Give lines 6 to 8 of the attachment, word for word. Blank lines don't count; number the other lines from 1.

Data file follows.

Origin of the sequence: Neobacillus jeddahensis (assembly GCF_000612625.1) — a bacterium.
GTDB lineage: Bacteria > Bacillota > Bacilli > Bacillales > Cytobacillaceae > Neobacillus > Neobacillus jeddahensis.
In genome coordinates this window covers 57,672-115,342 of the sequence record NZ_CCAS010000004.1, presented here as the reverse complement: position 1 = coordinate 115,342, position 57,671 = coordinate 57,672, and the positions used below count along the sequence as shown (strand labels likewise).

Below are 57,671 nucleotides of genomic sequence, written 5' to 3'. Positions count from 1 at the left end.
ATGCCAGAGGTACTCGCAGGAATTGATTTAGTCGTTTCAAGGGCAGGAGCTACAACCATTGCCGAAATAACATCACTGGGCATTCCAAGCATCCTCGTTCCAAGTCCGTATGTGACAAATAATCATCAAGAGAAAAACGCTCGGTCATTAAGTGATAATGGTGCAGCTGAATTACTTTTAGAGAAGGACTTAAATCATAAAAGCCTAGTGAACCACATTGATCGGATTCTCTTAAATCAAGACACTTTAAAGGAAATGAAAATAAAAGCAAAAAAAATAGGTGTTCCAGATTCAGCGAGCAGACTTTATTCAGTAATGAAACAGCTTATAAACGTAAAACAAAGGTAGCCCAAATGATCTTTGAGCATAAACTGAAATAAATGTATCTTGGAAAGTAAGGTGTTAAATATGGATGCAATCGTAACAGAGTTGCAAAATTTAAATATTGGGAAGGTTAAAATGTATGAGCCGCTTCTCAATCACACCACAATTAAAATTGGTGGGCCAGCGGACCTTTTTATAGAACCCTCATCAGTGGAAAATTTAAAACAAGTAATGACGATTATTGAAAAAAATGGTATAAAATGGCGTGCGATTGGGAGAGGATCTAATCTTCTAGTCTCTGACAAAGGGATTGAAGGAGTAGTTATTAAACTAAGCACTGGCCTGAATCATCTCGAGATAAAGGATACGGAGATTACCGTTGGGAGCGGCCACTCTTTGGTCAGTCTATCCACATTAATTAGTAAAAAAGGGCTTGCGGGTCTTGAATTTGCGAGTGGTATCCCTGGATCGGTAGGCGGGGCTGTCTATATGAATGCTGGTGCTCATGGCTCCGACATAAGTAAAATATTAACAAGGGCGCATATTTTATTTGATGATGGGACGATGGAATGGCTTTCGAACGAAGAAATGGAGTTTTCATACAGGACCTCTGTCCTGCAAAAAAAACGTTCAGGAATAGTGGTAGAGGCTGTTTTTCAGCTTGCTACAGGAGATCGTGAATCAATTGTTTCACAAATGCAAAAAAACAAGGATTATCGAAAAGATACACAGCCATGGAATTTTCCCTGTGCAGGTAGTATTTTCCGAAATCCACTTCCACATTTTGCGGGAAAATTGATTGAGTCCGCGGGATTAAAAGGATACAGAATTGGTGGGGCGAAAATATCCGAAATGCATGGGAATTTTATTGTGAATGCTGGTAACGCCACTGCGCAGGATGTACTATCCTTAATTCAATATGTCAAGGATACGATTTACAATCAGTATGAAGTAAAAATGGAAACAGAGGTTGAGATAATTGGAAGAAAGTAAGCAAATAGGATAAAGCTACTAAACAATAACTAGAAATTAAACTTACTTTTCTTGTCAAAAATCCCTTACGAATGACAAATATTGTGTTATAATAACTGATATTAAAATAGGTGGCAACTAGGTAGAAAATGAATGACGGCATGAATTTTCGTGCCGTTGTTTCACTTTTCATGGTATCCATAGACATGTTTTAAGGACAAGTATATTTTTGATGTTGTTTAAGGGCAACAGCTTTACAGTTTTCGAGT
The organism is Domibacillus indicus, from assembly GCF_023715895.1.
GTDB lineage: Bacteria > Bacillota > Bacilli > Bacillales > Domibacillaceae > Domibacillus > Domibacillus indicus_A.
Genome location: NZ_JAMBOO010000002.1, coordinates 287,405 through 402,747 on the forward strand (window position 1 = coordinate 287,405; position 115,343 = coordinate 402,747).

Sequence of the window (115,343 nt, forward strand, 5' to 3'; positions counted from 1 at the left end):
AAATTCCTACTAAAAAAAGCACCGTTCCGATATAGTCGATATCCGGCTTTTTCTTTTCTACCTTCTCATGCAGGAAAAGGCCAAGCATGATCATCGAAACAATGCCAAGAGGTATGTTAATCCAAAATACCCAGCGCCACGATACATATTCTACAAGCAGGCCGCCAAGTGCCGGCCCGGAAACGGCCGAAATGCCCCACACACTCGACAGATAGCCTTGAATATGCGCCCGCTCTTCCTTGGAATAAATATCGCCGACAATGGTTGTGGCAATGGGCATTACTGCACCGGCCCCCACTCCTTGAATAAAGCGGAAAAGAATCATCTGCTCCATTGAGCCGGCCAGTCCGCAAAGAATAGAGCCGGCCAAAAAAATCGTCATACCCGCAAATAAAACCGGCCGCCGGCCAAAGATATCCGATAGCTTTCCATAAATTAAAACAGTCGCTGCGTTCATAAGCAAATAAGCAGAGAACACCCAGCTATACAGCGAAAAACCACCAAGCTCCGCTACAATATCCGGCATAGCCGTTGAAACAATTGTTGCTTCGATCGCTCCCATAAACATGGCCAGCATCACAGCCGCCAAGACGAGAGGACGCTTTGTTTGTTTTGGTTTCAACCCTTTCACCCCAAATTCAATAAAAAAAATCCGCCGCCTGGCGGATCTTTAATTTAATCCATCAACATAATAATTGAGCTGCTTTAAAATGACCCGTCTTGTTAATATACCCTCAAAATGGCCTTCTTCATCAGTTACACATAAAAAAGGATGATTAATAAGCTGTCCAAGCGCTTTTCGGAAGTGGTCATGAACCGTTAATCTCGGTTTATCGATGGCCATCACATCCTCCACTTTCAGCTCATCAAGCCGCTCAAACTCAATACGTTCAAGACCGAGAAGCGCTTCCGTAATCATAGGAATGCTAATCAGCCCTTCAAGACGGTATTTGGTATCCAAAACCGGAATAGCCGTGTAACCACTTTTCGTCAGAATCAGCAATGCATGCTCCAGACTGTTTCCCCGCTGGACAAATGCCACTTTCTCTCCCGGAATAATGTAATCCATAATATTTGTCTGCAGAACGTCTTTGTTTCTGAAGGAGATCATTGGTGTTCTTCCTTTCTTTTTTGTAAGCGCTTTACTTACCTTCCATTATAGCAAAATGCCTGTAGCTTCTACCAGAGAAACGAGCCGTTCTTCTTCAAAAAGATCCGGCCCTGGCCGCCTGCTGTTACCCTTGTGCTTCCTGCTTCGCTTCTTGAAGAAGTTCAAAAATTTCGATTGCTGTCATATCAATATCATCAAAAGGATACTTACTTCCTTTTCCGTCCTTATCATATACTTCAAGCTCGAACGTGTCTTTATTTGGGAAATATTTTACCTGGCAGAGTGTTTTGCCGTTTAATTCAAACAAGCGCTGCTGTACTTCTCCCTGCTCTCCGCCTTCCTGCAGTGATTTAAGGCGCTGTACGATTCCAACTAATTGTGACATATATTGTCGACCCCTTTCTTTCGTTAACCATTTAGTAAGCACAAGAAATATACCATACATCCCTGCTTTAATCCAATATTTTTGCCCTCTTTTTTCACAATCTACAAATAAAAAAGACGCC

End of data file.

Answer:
The organism is Domibacillus indicus, from assembly GCF_023715895.1.
GTDB lineage: Bacteria > Bacillota > Bacilli > Bacillales > Domibacillaceae > Domibacillus > Domibacillus indicus_A.
Genome location: NZ_JAMBOO010000002.1, coordinates 287,405 through 402,747 on the forward strand (window position 1 = coordinate 287,405; position 115,343 = coordinate 402,747).